This thin historical romance novel revolves around a young Missouri woman who plans to be a teacher, but finds a different kind of life after meeting a young and handsome pilot while visiting Chicago’s Century of Progress Exposition in 1933.
The reader first glimpses Annie as a mom of three in Chicago in 1954. Her husband, Michael, fails to return home and she fears that something terrible has happened. The story then quickly backtracks to the early 1900s. Annie narrates the entire tale, beginning with a description of her immigrant grandparents, her parents and their farm life.
She also relates what Michael told her of his family life, developing the story to the point of Annie’s and Michael’s chance meeting in Chicago. They eventually marry and raise a family of their own. About 300 pages in, the story reverts back to the opening timeline regarding what has happened to Michael.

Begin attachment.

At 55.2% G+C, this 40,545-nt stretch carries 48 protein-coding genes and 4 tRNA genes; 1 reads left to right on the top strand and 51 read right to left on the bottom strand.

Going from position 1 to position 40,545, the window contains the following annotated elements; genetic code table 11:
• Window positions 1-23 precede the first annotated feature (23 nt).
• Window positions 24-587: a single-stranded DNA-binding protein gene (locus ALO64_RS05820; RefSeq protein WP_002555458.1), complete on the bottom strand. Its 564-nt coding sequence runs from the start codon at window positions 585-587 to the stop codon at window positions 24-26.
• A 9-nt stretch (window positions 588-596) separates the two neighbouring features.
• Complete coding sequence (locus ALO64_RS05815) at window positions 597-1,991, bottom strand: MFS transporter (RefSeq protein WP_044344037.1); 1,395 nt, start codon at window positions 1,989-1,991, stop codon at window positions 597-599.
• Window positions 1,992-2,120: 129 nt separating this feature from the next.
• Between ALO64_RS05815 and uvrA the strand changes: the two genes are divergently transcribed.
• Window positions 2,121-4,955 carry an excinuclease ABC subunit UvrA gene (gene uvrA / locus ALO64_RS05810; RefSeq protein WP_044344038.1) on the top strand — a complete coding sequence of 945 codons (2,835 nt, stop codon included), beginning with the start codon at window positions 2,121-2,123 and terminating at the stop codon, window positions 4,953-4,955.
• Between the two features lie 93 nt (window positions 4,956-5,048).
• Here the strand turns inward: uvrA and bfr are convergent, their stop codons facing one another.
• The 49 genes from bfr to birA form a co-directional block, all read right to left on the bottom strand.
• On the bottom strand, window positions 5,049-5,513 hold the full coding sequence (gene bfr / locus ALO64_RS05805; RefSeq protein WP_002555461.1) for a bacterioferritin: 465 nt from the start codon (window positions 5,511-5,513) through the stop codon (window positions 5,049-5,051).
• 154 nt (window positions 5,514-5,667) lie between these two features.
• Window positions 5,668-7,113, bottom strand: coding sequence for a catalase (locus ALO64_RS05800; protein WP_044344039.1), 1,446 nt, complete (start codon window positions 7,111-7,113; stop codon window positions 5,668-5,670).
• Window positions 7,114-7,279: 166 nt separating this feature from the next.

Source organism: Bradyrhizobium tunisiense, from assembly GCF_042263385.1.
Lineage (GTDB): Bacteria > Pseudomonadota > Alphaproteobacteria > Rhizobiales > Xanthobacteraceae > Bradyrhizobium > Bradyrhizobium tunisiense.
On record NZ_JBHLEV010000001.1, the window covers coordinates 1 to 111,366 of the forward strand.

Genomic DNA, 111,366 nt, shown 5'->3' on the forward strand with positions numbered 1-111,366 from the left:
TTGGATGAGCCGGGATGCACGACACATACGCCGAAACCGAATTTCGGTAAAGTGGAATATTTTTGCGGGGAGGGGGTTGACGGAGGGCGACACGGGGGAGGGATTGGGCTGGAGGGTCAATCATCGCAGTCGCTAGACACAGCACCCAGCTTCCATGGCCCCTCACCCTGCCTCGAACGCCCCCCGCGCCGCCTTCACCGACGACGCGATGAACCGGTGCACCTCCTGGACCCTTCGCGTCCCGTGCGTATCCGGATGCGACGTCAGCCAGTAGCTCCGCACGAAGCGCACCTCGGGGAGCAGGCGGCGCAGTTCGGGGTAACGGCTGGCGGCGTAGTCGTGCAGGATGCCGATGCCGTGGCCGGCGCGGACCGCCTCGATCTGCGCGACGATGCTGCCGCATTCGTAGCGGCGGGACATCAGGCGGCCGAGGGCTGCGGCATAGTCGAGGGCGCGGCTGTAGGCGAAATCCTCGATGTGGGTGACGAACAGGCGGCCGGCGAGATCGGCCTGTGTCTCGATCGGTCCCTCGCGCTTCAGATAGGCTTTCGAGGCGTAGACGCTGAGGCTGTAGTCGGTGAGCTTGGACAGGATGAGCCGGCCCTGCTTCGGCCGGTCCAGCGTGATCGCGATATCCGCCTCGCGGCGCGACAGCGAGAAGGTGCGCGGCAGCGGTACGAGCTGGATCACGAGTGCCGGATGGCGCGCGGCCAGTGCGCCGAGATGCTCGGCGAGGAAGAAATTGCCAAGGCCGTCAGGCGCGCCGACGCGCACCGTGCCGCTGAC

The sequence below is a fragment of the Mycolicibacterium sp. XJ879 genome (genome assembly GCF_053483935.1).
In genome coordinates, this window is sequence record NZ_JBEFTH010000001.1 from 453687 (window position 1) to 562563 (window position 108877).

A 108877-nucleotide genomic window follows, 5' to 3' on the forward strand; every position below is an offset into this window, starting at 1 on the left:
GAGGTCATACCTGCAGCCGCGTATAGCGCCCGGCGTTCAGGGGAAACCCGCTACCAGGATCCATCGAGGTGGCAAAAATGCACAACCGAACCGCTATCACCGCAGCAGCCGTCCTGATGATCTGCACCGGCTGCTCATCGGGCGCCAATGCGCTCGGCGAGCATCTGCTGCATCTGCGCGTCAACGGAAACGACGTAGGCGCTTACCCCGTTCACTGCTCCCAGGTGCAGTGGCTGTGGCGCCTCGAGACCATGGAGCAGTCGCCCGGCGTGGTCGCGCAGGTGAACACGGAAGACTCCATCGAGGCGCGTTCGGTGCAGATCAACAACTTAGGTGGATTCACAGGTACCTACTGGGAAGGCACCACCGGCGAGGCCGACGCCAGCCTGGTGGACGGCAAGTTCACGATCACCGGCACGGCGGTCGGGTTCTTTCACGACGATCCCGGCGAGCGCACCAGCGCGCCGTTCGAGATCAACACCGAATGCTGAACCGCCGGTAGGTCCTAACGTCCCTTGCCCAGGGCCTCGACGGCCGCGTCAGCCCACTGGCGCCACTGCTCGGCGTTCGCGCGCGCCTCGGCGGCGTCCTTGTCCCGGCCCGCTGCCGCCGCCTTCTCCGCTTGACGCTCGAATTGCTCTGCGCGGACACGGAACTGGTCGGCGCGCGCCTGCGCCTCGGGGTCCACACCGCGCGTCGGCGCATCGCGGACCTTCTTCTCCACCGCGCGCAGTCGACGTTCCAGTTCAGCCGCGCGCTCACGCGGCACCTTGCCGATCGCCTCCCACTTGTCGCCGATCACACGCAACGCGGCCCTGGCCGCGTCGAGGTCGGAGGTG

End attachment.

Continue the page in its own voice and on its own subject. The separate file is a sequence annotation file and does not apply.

This novel is chockfull of characters, but only a handful play key roles in the plot. Mostly, the story feels more like a memoir detailing standard family hardships and small victories, rather than a gripping tale you can’t put down.
Elizabeth Ratcliff provides numerous historic mentions, from Lindbergh’s flight across the Atlantic to innovations of stoves, refrigerators and washing machines to Guy Lombardo playing on New Year’s at the Roosevelt Hotel. But rarely are such events key to the actual story. They are generally told as asides to mark the time period and not vividly applied to the plot. Poor punctuation also is a drag on the text.
Overall, while Ratcliff has the seed of an idea, this slight novel requires a revision paring down the characters and providing a more active and scintillating plot in order to appeal to a large audience.
Also available as an ebook.